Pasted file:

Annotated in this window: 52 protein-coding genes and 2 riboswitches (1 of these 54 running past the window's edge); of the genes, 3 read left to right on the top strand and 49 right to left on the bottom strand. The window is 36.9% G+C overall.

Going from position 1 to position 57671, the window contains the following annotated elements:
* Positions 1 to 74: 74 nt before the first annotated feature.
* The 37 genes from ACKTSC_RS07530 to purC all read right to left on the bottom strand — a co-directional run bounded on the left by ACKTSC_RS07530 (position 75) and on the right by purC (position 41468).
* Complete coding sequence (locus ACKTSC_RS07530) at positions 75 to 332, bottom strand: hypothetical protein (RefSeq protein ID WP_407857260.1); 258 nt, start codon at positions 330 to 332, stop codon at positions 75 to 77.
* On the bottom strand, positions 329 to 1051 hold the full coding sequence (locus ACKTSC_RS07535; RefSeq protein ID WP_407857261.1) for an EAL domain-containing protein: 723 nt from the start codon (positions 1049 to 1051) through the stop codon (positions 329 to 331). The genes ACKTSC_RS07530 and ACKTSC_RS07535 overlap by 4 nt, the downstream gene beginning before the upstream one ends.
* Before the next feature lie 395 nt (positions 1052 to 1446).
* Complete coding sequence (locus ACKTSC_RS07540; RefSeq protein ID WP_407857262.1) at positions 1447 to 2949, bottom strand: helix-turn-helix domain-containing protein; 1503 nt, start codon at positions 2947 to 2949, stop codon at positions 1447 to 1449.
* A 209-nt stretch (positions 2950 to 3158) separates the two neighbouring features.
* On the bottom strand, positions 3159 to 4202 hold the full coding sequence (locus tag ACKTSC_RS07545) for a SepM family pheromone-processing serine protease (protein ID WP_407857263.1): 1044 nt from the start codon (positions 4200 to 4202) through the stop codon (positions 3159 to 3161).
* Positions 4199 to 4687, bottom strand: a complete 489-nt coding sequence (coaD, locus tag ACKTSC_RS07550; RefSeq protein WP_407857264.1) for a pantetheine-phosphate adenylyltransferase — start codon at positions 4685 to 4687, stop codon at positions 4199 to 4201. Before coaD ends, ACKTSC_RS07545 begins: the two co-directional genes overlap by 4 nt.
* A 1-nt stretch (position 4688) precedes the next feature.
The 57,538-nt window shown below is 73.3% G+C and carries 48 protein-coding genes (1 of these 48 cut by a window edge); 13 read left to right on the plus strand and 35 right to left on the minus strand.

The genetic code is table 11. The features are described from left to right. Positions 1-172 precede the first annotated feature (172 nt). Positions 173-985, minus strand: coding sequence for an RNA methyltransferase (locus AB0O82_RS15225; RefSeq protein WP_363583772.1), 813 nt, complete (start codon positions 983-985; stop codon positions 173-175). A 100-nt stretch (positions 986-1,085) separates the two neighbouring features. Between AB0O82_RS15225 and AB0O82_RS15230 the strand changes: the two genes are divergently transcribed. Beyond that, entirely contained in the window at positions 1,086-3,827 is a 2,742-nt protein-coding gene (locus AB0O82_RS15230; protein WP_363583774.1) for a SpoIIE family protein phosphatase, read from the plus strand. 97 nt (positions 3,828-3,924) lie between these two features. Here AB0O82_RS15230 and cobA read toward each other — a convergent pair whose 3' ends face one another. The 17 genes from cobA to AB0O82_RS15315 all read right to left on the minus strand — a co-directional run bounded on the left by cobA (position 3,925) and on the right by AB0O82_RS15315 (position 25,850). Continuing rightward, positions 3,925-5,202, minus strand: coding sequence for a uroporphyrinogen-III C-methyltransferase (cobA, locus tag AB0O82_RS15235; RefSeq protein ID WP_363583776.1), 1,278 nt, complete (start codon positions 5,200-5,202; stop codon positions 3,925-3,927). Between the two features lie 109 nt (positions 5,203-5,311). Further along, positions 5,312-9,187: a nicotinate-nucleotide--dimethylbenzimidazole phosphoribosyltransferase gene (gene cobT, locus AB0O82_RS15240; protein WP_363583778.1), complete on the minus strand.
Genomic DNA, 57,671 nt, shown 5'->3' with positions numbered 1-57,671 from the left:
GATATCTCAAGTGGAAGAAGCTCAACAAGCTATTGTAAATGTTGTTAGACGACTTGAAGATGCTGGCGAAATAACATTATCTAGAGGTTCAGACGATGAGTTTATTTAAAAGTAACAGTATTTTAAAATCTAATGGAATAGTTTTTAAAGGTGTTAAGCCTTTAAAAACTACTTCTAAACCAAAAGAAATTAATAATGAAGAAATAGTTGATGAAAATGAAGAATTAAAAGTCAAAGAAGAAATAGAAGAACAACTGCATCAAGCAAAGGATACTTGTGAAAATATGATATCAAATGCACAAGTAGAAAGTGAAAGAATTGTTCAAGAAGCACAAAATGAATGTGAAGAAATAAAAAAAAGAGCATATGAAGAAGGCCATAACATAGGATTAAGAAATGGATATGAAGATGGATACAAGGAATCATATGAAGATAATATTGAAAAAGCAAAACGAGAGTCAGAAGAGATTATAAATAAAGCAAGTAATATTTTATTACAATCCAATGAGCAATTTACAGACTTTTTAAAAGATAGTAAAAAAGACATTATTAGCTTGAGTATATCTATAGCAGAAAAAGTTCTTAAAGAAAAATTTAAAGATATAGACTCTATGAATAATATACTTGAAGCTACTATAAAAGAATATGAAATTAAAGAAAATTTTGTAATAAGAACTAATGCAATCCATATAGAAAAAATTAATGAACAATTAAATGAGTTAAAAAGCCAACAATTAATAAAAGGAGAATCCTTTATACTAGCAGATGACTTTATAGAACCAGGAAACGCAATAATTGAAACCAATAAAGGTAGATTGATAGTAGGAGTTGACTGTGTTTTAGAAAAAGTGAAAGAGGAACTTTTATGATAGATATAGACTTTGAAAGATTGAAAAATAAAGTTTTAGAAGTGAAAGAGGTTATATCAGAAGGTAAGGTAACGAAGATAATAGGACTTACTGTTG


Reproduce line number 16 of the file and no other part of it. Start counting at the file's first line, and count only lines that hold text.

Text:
GATATCTCAAGTGGAAGAAGCTCAACAAGCTATTGTAAATGTTGTTAGACGACTTGAAGATGCTGGCGAAATAACATTATCTAGAGGTTCAGACGATGAGTTTATTTAAAAGTAACAGTATTTTAAAATCTAATGGAATAGTTTTTAAAGGTGTTAAGCCTTTAAAAACTACTTCTAAACCAAAAGAAATTAATAATGAAGAAATAGTTGATGAAAATGAAGAATTAAAAGTCAAAGAAGAAATAGAAGAACAACTGCATCAAGCAAAGGATACTTGTGAAAATATGATATCAAATGCACAAGTAGAAAGTGAAAGAATTGTTCAAGAAGCACAAAATGAATGTGAAGAAATAAAAAAAAGAGCATATGAAGAAGGCCATAACATAGGATTAAGAAATGGATATGAAGATGGATACAAGGAATCATATGAAGATAATATTGAAAAAGCAAAACGAGAGTCAGAAGAGATTATAAATAAAGCAAGTAATATTTTATTACAATCCAATGAGCAATTTACAGACTTTTTAAAAGATAGTAAAAAAGACATTATTAGCTTGAGTATATCTATAGCAGAAAAAGTTCTTAAAGAAAAATTTAAAGATATAGACTCTATGAATAATATACTTGAAGCTACTATAAAAGAATATGAAATTAAAGAAAATTTTGTAATAAGAACTAATGCAATCCATATAGAAAAAATTAATGAACAATTAAATGAGTTAAAAAGCCAACAATTAATAAAAGGAGAATCCTTTATACTAGCAGATGACTTTATAGAACCAGGAAACGCAATAATTGAAACCAATAAAGGTAGATTGATAGTAGGAGTTGACTGTGTTTTAGAAAAAGTGAAAGAGGAACTTTTATGATAGATATAGACTTTGAAAGATTGAAAAATAAAGTTTTAGAAGTGAAAGAGGTTATATCAGAAGGTAAGGTAACGAAGATAATAGGACTTACTGTTG